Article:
Lunt predicted that "we will be able to create much more accurate profiles of our interests and behaviors, and leverage it across all our life activities." For marketers, there will be many "selling opportunities through this deep knowledge." Jain predicted that readers will tolerate automated recommendations for further reading from publishers if it proves relevant. "People want to find what they want with the least number of clicks."
Seval Oz Ozveren, vice president, business development, at Cuil.com, a search engine that enhances results with social-network recommendations, pointed to "a long tail of search" that may contain exactly what a reader wants. It can sort through Twitter feeds, "80% of which are just noise," to find good content.
Networks of Friends
But many panelists felt that the best hope of introducing content to people was making it easy for existing customers to share with their networks of friends.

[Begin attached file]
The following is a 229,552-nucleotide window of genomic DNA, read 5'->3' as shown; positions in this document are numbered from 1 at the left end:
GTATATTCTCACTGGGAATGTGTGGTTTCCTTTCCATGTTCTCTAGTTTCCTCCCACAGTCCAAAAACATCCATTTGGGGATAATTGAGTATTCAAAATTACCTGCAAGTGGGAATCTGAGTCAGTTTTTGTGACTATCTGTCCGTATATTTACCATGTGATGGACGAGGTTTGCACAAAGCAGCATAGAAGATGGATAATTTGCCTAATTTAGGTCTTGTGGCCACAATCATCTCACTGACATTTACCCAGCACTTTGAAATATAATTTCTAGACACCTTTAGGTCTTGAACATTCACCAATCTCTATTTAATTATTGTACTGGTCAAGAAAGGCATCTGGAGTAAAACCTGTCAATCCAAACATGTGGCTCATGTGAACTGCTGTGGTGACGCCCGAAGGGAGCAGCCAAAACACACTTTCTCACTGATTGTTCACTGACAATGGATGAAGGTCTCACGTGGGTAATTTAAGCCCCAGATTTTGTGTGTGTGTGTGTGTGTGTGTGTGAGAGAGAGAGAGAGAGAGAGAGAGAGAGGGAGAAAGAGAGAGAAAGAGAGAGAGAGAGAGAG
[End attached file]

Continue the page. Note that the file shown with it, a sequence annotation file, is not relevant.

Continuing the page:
They cited Goodreads and Shelfari, two large social networking sites where book readers can share their likes and see what friends are reading. While Facebook, the largest social networking site, allows people to share their reading habits, panelists said that in surveys, book buyers seldom cite Facebook recommendations as an influence. Copia Interactive, which started earlier this year, provides social networking tools geared to reader sharing on many platforms. Meanwhile, PARC employs ethnographers to "understand people's latent needs," according to Lunt. One conclusion: "People want to find out what their friends are reading.... They want to Tweet direct quotations from the content they are reading, and they want ways of sharing and commenting on content."